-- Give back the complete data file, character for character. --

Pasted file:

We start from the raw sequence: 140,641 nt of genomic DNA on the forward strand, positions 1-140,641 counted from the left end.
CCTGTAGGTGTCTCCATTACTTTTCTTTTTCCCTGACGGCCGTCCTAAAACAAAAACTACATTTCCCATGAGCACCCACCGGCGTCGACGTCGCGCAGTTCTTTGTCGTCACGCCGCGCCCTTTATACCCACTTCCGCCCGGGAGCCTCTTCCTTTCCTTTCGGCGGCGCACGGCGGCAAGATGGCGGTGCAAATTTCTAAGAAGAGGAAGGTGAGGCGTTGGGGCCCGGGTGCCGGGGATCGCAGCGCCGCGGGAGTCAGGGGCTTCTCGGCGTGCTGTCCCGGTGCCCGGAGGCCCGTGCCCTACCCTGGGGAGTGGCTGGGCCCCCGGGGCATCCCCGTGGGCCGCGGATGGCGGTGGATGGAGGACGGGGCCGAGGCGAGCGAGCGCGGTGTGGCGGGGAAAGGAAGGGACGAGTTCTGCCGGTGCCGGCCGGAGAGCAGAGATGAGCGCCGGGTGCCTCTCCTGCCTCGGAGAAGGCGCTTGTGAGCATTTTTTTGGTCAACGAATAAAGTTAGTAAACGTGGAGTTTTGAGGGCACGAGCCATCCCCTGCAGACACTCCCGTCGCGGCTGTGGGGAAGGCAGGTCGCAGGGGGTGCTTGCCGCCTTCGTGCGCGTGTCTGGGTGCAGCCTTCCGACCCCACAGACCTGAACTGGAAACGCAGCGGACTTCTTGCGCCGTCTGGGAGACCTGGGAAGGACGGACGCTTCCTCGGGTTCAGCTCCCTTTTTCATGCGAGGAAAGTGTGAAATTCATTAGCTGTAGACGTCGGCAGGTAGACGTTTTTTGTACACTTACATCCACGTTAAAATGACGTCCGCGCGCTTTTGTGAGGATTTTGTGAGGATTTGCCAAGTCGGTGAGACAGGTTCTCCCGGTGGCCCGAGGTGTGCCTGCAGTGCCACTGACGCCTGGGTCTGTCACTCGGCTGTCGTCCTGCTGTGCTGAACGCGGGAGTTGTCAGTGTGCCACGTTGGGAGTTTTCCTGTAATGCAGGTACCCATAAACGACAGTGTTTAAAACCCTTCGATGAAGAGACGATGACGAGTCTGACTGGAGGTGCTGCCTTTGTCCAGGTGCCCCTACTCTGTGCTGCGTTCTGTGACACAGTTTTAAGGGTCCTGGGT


We start from the raw sequence: 140,641 nt of genomic DNA on the forward strand, positions 1-140,641 counted from the left end.
CCTGTAGGTGTCTCCATTACTTTTCTTTTTCCCTGACGGCCGTCCTAAAACAAAAACTACATTTCCCATGAGCACCCACCGGCGTCGACGTCGCGCAGTTCTTTGTCGTCACGCCGCGCCCTTTATACCCACTTCCGCCCGGGAGCCTCTTCCTTTCCTTTCGGCGGCGCACGGCGGCAAGATGGCGGTGCAAATTTCTAAGAAGAGGAAGGTGAGGCGTTGGGGCCCGGGTGCCGGGGATCGCAGCGCCGCGGGAGTCAGGGGCTTCTCGGCGTGCTGTCCCGGTGCCCGGAGGCCCGTGCCCTACCCTGGGGAGTGGCTGGGCCCCCGGGGCATCCCCGTGGGCCGCGGATGGCGGTGGATGGAGGACGGGGCCGAGGCGAGCGAGCGCGGTGTGGCGGGGAAAGGAAGGGACGAGTTCTGCCGGTGCCGGCCGGAGAGCAGAGATGAGCGCCGGGTGCCTCTCCTGCCTCGGAGAAGGCGCTTGTGAGCATTTTTTTGGTCAACGAATAAAGTTAGTAAACGTGGAGTTTTGAGGGCACGAGCCATCCCCTGCAGACACTCCCGTCGCGGCTGTGGGGAAGGCAGGTCGCAGGGGGTGCTTGCCGCCTTCGTGCGCGTGTCTGGGTGCAGCCTTCCGACCCCACAGACCTGAACTGGAAACGCAGCGGACTTCTTGCGCCGTCTGGGAGACCTGGGAAGGACGGACGCTTCCTCGGGTTCAGCTCCCTTTTTCATGCGAGGAAAGTGTGAAATTCATTAGCTGTAGACGTCGGCAGGTAGACGTTTTTTGTACACTTACATCCACGTTAAAATGACGTCCGCGCGCTTTTGTGAGGATTTTGTGAGGATTTGCCAAGTCGGTGAGACAGGTTCTCCCGGTGGCCCGAGGTGTGCCTGCAGTGCCACTGACGCCTGGGTCTGTCACTCGGCTGTCGTCCTGCTGTGCTGAACGCGGGAGTTGTCAGTGTGCCACGTTGGGAGTTTTCCTGTAATGCAGGTACCCATAAACGACAGTGTTTAAAACCCTTCGATGAAGAGACGATGACGAGTCTGACTGGAGGTGCTGCCTTTGTCCAGGTGCCCCTACTCTGTGCTGCGTTCTGTGACACAGTTTTAAGGGTCCTGGGT